As promised in a previous post, here’s another look at the plethora of letterheads and stationery found in our archives. The original text by Vince Brooks is included here for context.
Commercial stationery can offer a fascinating snapshot of a place or time. Scholars of this subject point out that the rich illustrations and elaborate printing of commercial letterheads, billheads, and envelopes correspond with the dramatic rise in industrialization in America. According to one expert, the period 1860 to 1920 represents the heyday of commercial stationery, when Americans could see their growing nation reflected in the artwork on their bills and correspondence. As commercial artists influenced the job printing profession, the illustrations became more detailed and creative.
Robert Biggert, an authority on commercial stationery, wrote an extensive study of letterhead design for the Ephemera Society of America entitled “Architectural Vignettes on Commercial Stationery” and donated his personal collection of stationery, now known as the Biggert Collection, to the Avery Architectural and Fine Arts Library at Columbia University.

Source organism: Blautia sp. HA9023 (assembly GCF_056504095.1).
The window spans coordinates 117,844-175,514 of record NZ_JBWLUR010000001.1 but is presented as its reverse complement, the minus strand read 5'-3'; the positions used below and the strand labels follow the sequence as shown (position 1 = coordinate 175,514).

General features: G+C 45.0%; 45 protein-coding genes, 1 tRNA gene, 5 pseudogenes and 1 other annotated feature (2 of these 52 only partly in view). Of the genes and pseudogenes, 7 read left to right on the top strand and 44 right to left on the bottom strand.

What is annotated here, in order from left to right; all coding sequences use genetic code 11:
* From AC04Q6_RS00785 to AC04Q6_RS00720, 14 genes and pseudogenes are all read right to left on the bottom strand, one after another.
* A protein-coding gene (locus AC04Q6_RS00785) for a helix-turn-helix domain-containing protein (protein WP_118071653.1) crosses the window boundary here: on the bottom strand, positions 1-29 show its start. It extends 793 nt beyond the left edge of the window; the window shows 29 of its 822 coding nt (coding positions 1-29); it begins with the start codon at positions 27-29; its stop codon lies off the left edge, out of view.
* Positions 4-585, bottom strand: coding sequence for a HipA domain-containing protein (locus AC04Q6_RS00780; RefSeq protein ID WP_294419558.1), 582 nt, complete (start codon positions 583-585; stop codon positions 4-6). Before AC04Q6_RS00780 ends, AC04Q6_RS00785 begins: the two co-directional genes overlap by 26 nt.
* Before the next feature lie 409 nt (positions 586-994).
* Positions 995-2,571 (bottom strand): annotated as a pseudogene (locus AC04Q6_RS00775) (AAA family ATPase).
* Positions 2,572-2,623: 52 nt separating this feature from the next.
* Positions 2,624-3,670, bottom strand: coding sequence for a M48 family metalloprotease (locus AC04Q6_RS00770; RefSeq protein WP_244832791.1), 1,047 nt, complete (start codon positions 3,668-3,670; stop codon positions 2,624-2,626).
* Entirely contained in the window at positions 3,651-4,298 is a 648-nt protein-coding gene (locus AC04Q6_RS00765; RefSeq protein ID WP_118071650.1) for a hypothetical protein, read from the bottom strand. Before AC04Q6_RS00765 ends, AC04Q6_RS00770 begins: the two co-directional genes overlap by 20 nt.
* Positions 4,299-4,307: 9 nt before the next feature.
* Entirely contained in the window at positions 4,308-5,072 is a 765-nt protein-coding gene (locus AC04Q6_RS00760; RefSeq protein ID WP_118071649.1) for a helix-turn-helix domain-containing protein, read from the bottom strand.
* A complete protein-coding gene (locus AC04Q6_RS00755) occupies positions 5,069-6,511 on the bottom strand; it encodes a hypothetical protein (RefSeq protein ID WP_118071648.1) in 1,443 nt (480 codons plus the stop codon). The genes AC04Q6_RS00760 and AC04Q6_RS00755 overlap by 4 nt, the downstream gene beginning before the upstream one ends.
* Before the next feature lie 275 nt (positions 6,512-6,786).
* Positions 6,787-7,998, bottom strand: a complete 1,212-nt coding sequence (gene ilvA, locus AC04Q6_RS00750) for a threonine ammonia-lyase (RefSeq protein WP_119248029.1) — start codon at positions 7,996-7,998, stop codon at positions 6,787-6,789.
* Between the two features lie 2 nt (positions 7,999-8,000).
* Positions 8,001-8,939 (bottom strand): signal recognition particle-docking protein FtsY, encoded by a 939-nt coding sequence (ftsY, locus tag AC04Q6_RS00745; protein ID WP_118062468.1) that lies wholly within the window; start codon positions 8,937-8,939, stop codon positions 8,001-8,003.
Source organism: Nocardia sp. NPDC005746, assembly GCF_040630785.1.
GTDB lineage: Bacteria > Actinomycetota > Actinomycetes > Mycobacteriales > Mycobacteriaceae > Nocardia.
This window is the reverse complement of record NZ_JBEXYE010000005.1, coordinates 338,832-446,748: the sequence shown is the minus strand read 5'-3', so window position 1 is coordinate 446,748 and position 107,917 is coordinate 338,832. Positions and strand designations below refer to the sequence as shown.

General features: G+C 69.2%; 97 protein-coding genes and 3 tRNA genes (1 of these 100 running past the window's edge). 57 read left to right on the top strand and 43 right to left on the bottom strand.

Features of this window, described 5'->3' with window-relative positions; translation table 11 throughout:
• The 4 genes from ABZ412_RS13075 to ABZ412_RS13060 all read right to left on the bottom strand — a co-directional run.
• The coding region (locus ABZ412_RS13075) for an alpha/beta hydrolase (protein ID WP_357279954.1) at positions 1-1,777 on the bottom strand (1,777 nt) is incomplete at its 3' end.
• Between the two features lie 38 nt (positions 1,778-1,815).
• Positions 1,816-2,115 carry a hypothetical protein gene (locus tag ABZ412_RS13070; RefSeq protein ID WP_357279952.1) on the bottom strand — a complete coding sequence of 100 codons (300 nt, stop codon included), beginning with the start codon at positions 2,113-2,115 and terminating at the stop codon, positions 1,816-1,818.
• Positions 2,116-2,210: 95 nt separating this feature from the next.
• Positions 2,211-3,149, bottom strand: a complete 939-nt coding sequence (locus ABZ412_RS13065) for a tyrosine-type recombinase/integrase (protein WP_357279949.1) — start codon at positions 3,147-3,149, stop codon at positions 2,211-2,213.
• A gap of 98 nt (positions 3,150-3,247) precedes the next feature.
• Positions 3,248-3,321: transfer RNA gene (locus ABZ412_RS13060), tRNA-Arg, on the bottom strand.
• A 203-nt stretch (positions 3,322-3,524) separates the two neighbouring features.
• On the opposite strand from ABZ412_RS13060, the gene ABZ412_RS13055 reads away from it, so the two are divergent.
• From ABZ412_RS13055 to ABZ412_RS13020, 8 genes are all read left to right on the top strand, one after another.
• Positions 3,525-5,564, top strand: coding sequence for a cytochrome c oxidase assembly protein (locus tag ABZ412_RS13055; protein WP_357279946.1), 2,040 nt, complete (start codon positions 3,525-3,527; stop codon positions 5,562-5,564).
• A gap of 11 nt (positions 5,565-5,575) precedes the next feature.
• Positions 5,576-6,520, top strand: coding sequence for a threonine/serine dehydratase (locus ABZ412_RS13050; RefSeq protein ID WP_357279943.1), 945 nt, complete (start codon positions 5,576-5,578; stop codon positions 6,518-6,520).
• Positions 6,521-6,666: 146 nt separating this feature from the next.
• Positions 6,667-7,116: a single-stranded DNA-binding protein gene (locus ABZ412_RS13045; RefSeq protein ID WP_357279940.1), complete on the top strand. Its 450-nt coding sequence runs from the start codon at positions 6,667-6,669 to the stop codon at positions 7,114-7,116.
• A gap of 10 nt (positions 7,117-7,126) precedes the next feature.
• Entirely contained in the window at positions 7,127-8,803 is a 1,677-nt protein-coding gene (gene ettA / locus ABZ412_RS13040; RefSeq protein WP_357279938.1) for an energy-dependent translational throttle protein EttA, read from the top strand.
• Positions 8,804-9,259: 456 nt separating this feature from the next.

The primary role of these illustrations at the time of their use was publicity. The images showed bustling factories, busy street corners, and sturdy bank buildings–all portraying ideas of solidity, activity, and progress. Other types of symbolism can be found in commercial stationery, the most ubiquitous being “man’s best friend.” Dogs show up on all sorts of stationery, especially that of banks or other financial companies. Often seen is the illustration of the dog lying in front of a vault or safe, the “watch dog” meant to convey the idea of security. This becomes such a well-known image, that eventually only a dog’s head is needed on checks or envelopes to communicate this meaning.
Letterheads found in the various collections at the Library of Virginia, in addition to sometimes being entertaining, offer an excellent example of secondary research value, especially the stationery depicting buildings. These illustrations can often be the only visual representation of a structure now demolished and can be a great aid to architectural historians. Additionally, business historians and students of graphic design can find letterhead useful in their studies.
-Vincent Brooks, Senior Local Records Archivist
(Editor’s note: A third post featuring letterhead in the collection will go up at some point in the future. Thanks to Vincent Brooks, Sarah Nerney, Renee Savits, Jessie Graham, Mary Dean Carter, Catherine Obrion, and Dale Dulaney for contributing letterhead they found while processing.)